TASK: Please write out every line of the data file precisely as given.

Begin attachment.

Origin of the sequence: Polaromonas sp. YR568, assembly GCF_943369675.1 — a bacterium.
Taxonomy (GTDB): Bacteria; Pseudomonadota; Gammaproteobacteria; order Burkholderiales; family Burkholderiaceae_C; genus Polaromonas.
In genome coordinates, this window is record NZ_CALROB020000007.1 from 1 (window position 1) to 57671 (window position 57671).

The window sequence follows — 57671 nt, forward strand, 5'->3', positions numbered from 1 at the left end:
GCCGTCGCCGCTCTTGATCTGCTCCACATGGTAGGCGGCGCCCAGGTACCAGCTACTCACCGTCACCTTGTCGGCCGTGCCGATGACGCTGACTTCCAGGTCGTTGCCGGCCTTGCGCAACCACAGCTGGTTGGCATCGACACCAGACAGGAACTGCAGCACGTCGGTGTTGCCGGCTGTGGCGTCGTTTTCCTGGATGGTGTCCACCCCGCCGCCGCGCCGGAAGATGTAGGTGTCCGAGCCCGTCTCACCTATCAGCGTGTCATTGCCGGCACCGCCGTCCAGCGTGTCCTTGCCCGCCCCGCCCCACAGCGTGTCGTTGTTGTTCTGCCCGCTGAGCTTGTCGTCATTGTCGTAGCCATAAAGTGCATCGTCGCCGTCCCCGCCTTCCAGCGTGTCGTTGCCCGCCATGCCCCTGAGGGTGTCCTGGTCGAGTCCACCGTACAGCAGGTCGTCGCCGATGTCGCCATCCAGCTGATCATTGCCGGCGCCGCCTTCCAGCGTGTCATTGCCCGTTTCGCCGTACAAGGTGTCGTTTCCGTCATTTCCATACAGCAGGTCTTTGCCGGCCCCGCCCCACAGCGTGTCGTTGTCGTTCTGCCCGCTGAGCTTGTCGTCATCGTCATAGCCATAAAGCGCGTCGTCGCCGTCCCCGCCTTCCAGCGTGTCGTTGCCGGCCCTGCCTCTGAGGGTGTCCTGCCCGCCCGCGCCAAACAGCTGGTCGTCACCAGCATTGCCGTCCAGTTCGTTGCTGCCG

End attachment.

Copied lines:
Origin of the sequence: Polaromonas sp. YR568, assembly GCF_943369675.1 — a bacterium.
Taxonomy (GTDB): Bacteria; Pseudomonadota; Gammaproteobacteria; order Burkholderiales; family Burkholderiaceae_C; genus Polaromonas.
In genome coordinates, this window is record NZ_CALROB020000007.1 from 1 (window position 1) to 57671 (window position 57671).

The window sequence follows — 57671 nt, forward strand, 5'->3', positions numbered from 1 at the left end:
GCCGTCGCCGCTCTTGATCTGCTCCACATGGTAGGCGGCGCCCAGGTACCAGCTACTCACCGTCACCTTGTCGGCCGTGCCGATGACGCTGACTTCCAGGTCGTTGCCGGCCTTGCGCAACCACAGCTGGTTGGCATCGACACCAGACAGGAACTGCAGCACGTCGGTGTTGCCGGCTGTGGCGTCGTTTTCCTGGATGGTGTCCACCCCGCCGCCGCGCCGGAAGATGTAGGTGTCCGAGCCCGTCTCACCTATCAGCGTGTCATTGCCGGCACCGCCGTCCAGCGTGTCCTTGCCCGCCCCGCCCCACAGCGTGTCGTTGTTGTTCTGCCCGCTGAGCTTGTCGTCATTGTCGTAGCCATAAAGTGCATCGTCGCCGTCCCCGCCTTCCAGCGTGTCGTTGCCCGCCATGCCCCTGAGGGTGTCCTGGTCGAGTCCACCGTACAGCAGGTCGTCGCCGATGTCGCCATCCAGCTGATCATTGCCGGCGCCGCCTTCCAGCGTGTCATTGCCCGTTTCGCCGTACAAGGTGTCGTTTCCGTCATTTCCATACAGCAGGTCTTTGCCGGCCCCGCCCCACAGCGTGTCGTTGTCGTTCTGCCCGCTGAGCTTGTCGTCATCGTCATAGCCATAAAGCGCGTCGTCGCCGTCCCCGCCTTCCAGCGTGTCGTTGCCGGCCCTGCCTCTGAGGGTGTCCTGCCCGCCCGCGCCAAACAGCTGGTCGTCACCAGCATTGCCGTCCAGTTCGTTGCTGCCG